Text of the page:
Saturday, May 11, 2013

Libya updates - May 10 - 11 , 2013....

BP pulls out international staff

By Tom Westcott.
Tripoli, 12 May 2013:
Acting on advice given by the British government, BP are the latest organisation to withdraw foreign staff from the country.
“Following FCO advice given to us by the British Embassy in Tripoli, and purely as a precautionary measure, we have brought non-essential staff out of Libya for the time being, in a phased reduction of numbers,” BP Press Officer Robert Wine told the Libya Herald. He said the move affects fewer than a dozen people.
Not all international staff have left, jut non-essential employees who are able to work from other locations. The company’s Libyan staff also remain and the local office will continue to operate, Wine added. BP still employs around 100 local staff from before the revolution.
“We will continue to monitor the security situation and move people back into Libya when it is considered safe to do so,” Wine said.
Citing the “security implications of the ongoing political uncertainty,” theBritish and American embassies have both reduced their staff numbers in the country.

Ministries back to work after sieges end

By Ahmed Elumami.
Tripoli, 12 May 2013:
Staff at the Foreign and Justice Ministries went back to work today after almost a fortnight of being kept out of the buildings by armed militiamen. The latter had originally mounted the blockades in support of the Political Isolation Law.
The buildings were handed over this morning to a group comprising a number of Congress members and leaders of groups that had supported the militiamen. According to the spokesman of Supreme Security Committee, Murad Hamza, the group that “received” the Foreign Ministry included its Undersecretary, Abdul-Razaq Graid, two Congressmen and a members of the Political Isolation Law coordination group.
Foreign Minister Mohamed Abdulaziz and Justice Minister Salah Marghani resumed work following an agreement between Congress officials and the leaders of the gunmen had been reached, the spokesmen for the respective ministries told the Libya Herald.
The reason for the formal handover, according to the militiamen, was that they wanted to show that nothing had been damaged or stolen during the period they hold the offices. Officials confirmed that was the case.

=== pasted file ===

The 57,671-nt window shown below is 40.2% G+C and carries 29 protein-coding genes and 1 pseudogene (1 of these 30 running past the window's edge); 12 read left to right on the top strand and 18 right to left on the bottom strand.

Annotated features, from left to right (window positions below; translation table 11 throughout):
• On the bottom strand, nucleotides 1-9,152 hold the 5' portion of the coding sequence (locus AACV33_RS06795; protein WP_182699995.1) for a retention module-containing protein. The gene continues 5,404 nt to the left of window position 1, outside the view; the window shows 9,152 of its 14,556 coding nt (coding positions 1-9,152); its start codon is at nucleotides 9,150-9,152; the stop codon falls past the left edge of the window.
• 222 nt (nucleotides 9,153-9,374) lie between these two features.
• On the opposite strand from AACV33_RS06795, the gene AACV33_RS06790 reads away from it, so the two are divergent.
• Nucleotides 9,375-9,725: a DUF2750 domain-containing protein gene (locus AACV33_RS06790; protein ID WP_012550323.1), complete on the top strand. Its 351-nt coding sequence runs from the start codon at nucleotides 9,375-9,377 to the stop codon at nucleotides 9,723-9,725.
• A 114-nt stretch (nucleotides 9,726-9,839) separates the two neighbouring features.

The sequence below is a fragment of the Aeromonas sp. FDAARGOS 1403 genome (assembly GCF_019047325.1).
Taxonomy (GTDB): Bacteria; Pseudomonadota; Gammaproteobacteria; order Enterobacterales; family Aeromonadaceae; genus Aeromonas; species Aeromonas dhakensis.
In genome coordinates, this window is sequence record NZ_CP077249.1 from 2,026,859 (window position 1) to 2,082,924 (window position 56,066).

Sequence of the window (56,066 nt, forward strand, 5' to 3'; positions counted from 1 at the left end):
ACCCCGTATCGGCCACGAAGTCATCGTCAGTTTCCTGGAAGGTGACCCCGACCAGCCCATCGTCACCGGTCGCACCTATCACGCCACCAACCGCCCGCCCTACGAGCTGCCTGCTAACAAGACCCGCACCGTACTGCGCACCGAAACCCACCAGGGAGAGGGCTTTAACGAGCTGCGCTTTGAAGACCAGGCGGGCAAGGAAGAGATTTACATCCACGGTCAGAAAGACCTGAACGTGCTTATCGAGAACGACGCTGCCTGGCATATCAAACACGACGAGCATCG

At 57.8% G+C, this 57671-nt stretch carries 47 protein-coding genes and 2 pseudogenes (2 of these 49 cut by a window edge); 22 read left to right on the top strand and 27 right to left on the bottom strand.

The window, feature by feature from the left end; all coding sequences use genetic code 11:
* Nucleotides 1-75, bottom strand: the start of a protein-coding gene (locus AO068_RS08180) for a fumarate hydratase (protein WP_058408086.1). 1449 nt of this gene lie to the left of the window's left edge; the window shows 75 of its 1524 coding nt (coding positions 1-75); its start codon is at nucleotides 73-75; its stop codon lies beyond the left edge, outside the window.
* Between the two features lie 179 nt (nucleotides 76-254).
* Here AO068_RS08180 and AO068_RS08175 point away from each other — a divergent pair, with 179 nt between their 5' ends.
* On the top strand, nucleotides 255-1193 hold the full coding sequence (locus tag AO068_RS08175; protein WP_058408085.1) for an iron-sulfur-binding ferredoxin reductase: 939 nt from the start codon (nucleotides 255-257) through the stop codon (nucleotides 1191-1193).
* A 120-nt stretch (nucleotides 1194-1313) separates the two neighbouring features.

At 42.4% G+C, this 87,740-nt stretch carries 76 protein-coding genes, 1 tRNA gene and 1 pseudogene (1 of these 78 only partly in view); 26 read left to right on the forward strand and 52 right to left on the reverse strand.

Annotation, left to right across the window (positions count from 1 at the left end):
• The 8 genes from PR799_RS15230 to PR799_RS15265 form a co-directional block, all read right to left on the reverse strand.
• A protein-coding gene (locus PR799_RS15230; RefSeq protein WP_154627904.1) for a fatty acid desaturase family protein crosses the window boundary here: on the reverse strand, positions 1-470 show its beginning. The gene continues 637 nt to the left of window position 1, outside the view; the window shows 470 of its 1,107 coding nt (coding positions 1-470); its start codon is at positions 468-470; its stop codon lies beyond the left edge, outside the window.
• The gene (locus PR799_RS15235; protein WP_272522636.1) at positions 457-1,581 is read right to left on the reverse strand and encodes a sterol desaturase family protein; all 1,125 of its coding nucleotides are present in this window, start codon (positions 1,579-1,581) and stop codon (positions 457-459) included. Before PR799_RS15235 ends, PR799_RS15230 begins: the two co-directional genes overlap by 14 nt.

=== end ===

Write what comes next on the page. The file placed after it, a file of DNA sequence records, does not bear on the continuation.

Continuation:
“Nothing has been touched,” a member of staff at the foreign ministry this afternoon, noting that files and computers of had not been tampered with.
“We’ve started working normally,” he said.
A week ago, after the Political Isolation Law was passed, the gunmen had refused to end up their sieges insisting they would remain until the government of Ali Zeidan was removed and that they saw that those had been working there who they said had been Qaddafi-era officials were removed.
The continued blocade had resulted in Marghani saying that he would move the Justice Ministry elsewhere, even out of Tripoli.
Following large demonstrations in Friday against the sieges, the militiamen withdrew and on Saturday, the judicial police returned to guard the Ministry of Justice while army units and the police moved in to guard the Foreign Ministry.

Another bomb in Benghazi

Firefighters struggled to put out the inferno that destroyed 20 cars
Benghazi, 11 May 2013:
Twenty cars were destroyed last night when a bomb was thrown into a car sales ground in Benghazi’s Al-Nahar Street.
The reasons for the attack, costing an estimated  LD 400,000, are unknown. The owner, Faraj Marghany, says he cannot understand why he was targeted and that he as no quarrels with anyone.
However, the sales area is next to a military police camp, which may have been the intended target.

Benghazi protestors support government, condemn Qatar

By Maha Ellawati.

Protestors outside Benghazi’s Tibesti Hotel attack Qatar
Benghazi, 10 May 2013:
The Qatari flag and a doll intended to represent Qatar’s ruler, Sheikh Hamad bin Khalifa al-Thani, were burned by demonstators in Benghazi today who accused the Emir of interfering in Libya’s internal affairs.
An estimated 500 protestors gathered outside the city’s Tibesti hotel late this afternoon to vent their anger against the Gulf state, their opposition to militiamen who had been besieging the Ministries of Foreign Affairs and Justice in Tripoli, and their support for the government of Prime Minister Ali Zeidan and the General National Congress.